Submitted by Marline Miller
Editor’s note: Ed Locke, who passed away in March, was a former president of the Ethical Society of Boston.
Ed gave to us in the Boston Ethical Community years and years of love and friendship. If you ever went on a walk with the walking group, which Ed led for some years, you might have heard the frog story.
Today, we’re announcing the launch of a grantmaking initiative, the first in the organization’s history. We will begin accepting proposals on April 18, 2016, and expect to announce the award of the first grant this fall.
The grantmaking approach will favor projects having measurable impact on the broader community and the potential to create long-lasting change. For 2016, BEC has identified a broad set of areas of interest, including racial justice, climate change awareness, civil liberties, homeless advocacy, public health, and voting rights. Grants will range from $5000 to $10,000.
BEC is partnering with Associated Grant Makers of Boston (agmconnect.org) to facilitate the grantmaking process. AGM members can access the Request for Proposal on their site. Complete information on the grant initiative is also available at bostonethical.org/philanthropy.
“In launching this initiative, we’re using our financial resources to help other organizations carry out important programs that align with our core values”, said BEC President Brian King. “We believe this is the most effective way to expand our service to the wider community”.
We’re excited! If you are connected to a nonprofit based in Greater Boston that has a program that needs funding, please go to our philanthropy page to learn more.
Click here to download the May 2016 edition of The Ethical Humanist.
Submitted by Peter Denison
Now that marriage equality has been sanctioned by the Supreme Court, we have read triumphalist calls that we are on the right side of history, with the implication that those on the other side should just desist and accept the inevitable. I have strong reservations about that statement. Long before it became fashionable, we at Ethical believed that our defense of the LGBTQ was just. Were we at that time on the wrong side of history? Should we have given up? No, when every referendum on the subject was going the other way, we still supported the ethical side.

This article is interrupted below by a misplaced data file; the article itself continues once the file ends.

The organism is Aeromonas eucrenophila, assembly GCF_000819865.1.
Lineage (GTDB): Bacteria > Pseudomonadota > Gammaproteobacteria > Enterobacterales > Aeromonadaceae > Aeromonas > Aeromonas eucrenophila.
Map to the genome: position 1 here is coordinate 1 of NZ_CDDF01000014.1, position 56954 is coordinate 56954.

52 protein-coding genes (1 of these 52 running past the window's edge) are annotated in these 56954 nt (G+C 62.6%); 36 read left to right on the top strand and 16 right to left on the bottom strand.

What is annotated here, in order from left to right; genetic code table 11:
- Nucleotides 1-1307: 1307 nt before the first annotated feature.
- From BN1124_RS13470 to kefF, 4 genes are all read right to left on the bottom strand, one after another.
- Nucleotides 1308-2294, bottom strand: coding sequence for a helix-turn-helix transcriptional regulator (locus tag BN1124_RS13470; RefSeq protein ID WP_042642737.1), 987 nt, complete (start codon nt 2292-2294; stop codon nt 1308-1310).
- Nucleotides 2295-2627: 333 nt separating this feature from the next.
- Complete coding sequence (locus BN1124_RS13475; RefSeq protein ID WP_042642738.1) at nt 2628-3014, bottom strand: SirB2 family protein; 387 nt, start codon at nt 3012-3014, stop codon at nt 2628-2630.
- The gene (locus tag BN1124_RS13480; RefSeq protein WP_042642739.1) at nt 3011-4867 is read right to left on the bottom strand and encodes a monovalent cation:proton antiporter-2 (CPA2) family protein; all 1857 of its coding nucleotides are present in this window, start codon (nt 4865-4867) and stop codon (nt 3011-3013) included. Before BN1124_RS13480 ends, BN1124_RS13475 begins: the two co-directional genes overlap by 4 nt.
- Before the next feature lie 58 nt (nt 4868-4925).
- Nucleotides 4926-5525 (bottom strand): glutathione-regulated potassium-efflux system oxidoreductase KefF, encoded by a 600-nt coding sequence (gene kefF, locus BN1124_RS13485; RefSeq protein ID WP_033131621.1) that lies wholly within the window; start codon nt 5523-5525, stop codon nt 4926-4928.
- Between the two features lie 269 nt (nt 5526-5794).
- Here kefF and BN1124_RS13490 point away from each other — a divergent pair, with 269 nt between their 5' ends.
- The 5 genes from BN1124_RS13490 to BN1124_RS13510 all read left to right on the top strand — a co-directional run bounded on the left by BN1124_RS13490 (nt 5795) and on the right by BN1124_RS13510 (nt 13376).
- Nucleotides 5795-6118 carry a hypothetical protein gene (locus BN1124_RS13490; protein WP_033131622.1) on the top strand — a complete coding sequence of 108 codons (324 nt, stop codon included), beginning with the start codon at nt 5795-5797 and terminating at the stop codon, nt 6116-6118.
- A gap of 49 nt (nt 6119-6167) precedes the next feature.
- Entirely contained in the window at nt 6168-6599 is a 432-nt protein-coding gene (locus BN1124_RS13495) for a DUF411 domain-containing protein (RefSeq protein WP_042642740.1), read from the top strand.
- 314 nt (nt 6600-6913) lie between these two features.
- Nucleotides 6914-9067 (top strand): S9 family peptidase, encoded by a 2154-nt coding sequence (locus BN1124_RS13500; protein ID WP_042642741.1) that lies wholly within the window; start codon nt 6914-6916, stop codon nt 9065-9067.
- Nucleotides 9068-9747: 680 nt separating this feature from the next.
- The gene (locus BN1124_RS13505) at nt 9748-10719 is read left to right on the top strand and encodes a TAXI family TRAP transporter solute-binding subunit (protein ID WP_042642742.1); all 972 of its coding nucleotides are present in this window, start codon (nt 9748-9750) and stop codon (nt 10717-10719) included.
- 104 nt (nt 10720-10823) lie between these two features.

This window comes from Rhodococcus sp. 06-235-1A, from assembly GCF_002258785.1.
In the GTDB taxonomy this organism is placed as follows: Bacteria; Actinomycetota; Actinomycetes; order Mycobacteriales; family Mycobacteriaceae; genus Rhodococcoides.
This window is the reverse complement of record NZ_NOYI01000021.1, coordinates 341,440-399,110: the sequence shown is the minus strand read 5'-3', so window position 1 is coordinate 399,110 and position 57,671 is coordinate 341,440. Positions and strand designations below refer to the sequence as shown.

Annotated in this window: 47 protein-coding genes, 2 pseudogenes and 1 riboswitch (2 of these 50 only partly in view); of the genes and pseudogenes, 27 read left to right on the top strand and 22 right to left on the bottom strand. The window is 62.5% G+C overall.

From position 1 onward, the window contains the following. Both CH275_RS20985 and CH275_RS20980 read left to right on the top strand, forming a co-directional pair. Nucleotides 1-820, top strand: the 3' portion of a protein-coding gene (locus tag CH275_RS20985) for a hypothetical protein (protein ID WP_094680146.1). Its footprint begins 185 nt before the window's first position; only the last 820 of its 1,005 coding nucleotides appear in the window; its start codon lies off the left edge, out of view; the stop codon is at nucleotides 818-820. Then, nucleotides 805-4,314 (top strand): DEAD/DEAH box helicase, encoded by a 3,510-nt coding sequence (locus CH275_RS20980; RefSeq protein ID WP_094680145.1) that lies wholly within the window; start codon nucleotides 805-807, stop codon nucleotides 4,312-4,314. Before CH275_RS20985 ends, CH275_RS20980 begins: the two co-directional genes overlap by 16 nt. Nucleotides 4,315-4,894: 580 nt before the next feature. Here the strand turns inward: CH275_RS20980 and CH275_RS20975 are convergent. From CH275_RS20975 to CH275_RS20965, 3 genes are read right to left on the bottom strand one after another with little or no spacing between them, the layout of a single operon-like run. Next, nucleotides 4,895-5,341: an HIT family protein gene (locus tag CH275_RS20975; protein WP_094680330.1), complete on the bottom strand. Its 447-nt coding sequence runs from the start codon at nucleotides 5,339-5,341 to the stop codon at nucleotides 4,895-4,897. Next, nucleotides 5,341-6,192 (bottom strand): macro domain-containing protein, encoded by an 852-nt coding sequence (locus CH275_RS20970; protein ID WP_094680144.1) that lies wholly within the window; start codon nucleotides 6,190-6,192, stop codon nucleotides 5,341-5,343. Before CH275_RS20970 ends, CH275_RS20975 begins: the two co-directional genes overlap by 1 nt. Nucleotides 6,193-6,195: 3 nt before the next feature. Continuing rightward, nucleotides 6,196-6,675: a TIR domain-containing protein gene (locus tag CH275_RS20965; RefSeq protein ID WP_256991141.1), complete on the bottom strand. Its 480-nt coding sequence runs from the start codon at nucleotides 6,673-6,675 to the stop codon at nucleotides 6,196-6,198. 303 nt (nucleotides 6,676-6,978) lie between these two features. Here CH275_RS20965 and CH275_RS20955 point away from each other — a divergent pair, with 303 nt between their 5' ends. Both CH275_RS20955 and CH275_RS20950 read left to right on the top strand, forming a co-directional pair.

Submitted by Marvin Miller
Religions tell people to be charitable. We all constantly get appeals from charities. The tax code offers a deduction for charitable contributions. What are we to think about charity?
Originally charity meant giving to the poor by people who are not poor. It therefore assumes that there are poor and non-poor people. This is true and always has been true, ever since prehistoric times when things became property. In a society characterized by scarcity, as most societies are and have been, it’s necessarily true. But in a society characterized by abundance, which technological advance over the centuries has made possible, this assumption can be called into question.
Submitted by Fred Hewett
Boston Ethical Community is pleased to announce that Juliet B. Schor of Boston College is the 2016 Humanist of the Year. Schor will accept the award at our meeting on April 10, 2016.
Professor Schor is a professor of Sociology at Boston College in Newton, MA. A graduate of Wesleyan University, Schor received her Ph.D. in economics from the University of Massachusetts. Prior to Boston College, Schor taught in the Department of Economics at Harvard University for 17 years.
As face-to-face conversation is supplanted by electronic communication what are we missing out on? We will have a short presentation of the book followed by a discussion. While encouraged, it is not necessary to read the book beforehand.
You can check the or for the book.
Filmmaker David Rothauser presents a discussion about the most important peace document ever written. A document-in-action that has prevented war for Japan and her Asian neighbors for 69 years.
The world cries for peace. Religious leaders cry for it, politicians cry for it, reformed militarists cry for it, anti-war activists cry for it, progressive academics cry for it, anti-nuclear activists cry for it. When it arrived on the world stage in 1947, no one mentioned it. Most of the world knew nothing about it. Now that it is big news in Japan, only the Japanese take it seriously.
Juliet Schor, professor of Sociology at Boston College, is our Humanist of the Year.
Living an ethical life is no longer a matter of individual action. Climate change has linked how we live in the US to impacts throughout the globe. In this talk, Professor Schor will discuss what the global ethics of climate change means for Americans, with particular attention to patterns of spending, working and activism. She will draw on her research, the links between greenhouse gas emissions and economic outcomes such as hours of work, economic growth and the extent of inequality. She will suggest ways forward that improve well-being and achieve radical emissions cuts.
POSTPONED DUE TO WEATHER — NO MEETING 4/3. What is the relationship between religion and birth rates and what does it mean for the global population? BEC President, Brian King, will present a brief overview of the work of the and its efforts to use statistics and data visualization to show trends in the health and wealth of countries around the world and to promote sustainable global development. A video and discussion of a TED talk by , a physician, statistician, and Professor of International Health at Karolinska Intsitute in Sweden will follow.